The site includes a summary of policies that Biden will "forcefully pursue" which will "safeguard our security, provide a fair and just system that helps to grow and enhance our economy, and secure our cherished values."

He will:

- Take urgent action to undo Trump's damage and reclaim America's values

- Modernize America's immigration system

- Welcome immigrants in our communities

- Reassert America's commitment to asylum-seekers and refugees

- Tackle the root causes of irregular migration

- Implement effective border screening

It's refreshing to not only to see a reasonable, humane approach to immigration, but also to see paragraphs of detail about Biden's approach. The Trump campaign's one-page bullet list of a second-term agenda briefly addressed immigration, and only in terms that were entirely negative and fear-based. The contrast could not be more stark.

It will be wonderful to again see America as welcoming home for people from around the world, who help make our society so richly diverse. With immigration policies based in fairness and decency over fear and distrust, we will renew that aspect of our national identity with pride.

This article originally appeared on 09.06.17


Being married is like being half of a two-headed monster. It's impossible to avoid regular disagreements when you're bound to another person for the rest of your life. Even the perfect marriage (if there was such a thing) would have its daily frustrations. Funnily enough, most fights aren't caused by big decisions but the simple, day-to-day questions, such as "What do you want for dinner?"; "Are we free Friday night?"; and "What movie do you want to see?"

Here are some hilarious tweets that just about every married couple will understand.

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Democracy

A man told me gun laws would create more 'soft targets.' He summed up the whole problem.

As far as I know, there are only two places in the world where people living their lives are referred to as 'soft targets.'

Photo by Taylor Wilcox on Unsplash

Only in America are kids in classrooms referred to as "soft targets."

On the Fourth of July, a gunman opened fire at a parade in quaint Highland Park, Illinois, killing at least six people, injuring dozens and traumatizing (once again) an entire nation.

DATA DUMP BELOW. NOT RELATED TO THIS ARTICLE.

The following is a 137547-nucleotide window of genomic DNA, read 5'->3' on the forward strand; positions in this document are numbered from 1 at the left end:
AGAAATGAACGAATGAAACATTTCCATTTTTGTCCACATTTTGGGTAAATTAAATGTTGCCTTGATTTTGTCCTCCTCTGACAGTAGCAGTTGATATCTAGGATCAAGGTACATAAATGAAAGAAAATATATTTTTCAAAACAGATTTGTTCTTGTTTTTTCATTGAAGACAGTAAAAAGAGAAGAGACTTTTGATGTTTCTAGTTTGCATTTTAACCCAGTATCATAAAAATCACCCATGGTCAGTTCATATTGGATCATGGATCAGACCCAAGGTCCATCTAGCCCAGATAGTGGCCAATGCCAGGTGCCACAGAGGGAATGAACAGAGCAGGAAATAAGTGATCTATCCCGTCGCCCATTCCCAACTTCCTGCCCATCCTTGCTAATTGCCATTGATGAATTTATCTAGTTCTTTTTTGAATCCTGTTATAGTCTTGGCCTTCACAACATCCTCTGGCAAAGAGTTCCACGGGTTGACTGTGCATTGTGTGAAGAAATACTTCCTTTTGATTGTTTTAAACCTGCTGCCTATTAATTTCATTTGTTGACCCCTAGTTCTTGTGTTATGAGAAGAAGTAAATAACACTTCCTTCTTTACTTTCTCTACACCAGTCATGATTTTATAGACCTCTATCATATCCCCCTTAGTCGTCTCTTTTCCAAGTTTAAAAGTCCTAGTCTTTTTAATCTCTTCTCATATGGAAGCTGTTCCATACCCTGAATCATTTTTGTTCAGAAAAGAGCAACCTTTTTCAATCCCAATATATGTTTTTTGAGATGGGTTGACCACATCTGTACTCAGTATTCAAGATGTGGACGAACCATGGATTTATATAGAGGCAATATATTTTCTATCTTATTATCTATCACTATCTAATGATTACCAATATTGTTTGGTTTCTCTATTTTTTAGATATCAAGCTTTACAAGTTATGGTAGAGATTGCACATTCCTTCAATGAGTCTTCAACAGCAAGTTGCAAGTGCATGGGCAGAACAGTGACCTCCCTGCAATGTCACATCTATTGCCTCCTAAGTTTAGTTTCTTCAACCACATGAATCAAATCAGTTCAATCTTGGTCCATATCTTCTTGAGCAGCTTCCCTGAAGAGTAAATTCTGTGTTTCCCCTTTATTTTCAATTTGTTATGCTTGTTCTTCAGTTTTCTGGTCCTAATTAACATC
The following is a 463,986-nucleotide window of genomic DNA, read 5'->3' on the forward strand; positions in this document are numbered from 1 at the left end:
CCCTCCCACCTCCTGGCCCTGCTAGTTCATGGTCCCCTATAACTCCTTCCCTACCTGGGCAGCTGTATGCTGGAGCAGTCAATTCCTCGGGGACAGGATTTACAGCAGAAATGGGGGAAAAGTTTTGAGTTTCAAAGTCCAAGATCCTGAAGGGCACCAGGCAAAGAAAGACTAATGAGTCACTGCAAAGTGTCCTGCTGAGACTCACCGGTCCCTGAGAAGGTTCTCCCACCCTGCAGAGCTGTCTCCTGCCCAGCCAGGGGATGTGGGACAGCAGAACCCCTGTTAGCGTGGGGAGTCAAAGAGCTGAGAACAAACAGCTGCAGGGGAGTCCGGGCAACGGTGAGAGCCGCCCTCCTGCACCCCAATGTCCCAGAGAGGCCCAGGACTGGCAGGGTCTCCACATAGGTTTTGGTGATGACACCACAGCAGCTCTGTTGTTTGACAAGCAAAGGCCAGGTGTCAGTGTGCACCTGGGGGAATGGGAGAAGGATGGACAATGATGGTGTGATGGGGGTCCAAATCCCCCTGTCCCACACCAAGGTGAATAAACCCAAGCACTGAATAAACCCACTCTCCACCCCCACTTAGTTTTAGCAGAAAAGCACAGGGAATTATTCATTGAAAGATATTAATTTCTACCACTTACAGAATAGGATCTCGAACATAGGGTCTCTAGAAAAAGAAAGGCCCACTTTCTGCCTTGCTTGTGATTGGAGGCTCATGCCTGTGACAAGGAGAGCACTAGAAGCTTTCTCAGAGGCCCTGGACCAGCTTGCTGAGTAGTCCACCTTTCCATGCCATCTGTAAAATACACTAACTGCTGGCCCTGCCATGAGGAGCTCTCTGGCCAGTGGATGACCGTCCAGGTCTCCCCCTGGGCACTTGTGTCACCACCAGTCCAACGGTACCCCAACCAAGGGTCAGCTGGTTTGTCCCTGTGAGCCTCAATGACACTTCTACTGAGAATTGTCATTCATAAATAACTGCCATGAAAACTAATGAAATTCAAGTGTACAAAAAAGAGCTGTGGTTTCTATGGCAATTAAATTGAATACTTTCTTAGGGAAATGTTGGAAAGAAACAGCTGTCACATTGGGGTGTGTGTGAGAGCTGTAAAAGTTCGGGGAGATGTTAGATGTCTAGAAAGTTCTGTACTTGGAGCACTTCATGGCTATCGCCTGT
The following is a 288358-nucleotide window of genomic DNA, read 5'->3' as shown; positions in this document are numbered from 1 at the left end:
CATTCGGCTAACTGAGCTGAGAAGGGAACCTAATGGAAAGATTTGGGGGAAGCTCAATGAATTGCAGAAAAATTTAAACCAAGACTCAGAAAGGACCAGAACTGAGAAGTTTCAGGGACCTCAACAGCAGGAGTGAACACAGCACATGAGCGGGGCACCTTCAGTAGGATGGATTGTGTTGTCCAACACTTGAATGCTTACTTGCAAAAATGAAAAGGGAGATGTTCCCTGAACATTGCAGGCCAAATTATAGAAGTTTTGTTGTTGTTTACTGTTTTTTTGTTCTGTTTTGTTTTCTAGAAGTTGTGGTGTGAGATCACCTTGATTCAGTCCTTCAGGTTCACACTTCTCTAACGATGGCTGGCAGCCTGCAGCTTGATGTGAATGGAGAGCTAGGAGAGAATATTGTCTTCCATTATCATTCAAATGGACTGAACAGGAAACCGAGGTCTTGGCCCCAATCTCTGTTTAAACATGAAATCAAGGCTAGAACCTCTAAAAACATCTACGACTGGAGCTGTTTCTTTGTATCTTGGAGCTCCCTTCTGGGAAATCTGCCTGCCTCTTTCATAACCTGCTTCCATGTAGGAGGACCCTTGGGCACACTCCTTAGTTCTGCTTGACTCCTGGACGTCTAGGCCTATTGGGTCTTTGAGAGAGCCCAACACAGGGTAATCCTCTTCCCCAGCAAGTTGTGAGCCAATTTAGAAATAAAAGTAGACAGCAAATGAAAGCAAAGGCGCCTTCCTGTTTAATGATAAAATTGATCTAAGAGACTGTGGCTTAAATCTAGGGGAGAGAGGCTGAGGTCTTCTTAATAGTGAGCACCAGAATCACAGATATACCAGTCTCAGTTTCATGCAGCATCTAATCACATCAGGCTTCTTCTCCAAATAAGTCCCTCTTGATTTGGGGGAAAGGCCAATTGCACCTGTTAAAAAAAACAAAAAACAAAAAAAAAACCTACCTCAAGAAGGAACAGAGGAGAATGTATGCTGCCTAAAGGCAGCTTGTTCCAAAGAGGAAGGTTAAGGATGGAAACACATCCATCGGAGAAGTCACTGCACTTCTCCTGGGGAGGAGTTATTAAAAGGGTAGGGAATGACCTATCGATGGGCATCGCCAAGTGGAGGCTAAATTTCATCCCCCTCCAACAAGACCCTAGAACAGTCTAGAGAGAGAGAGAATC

My family member who was at the parade was able to flee to safety, but the trauma of what she experienced will linger. For the toddler with the blood-soaked sock, carried to safety by a stranger after being pulled from under his father's bullet-torn body, life will never be the same.

There's a phrase I keep seeing in debates over gun violence, one that I can't seem to shake from my mind. After the Uvalde school shooting, I shared my thoughts on why arming teachers is a bad idea, and a gentleman responded with this brief comment:

"Way to create more soft targets."

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Paul Rudd in 2016.

Passing around your yearbook to have it signed by friends, teachers and classmates is a fun rite of passage for kids in junior high and high school. But, according to KDVR, for Brody Ridder, a bullied sixth grader at The Academy of Charter Schools in Westminster, Colorado, it was just another day of putting up with rejection.

Poor Brody was only able to get four signatures in his yearbook, two from what appeared to be teachers and one from himself that said, “Hope you make some more friends."

Brody’s mom, Cassandra Ridder has been devastated by the bullying her son has faced over the past two years. "There [are] kids that have pushed him and called him names," she told The Washington Post. It has to be terrible to have your child be bullied and there is nothing you can do.

She posted about the incident on Facebook.

“My poor son. Doesn’t seem like it’s getting any better. 2 teachers and a total of 2 students wrote in his yearbook,” she posted on Facebook. “Despite Brody asking all kinds of kids to sign it. So Brody took it upon himself to write to himself. My heart is shattered. Teach your kids kindness.”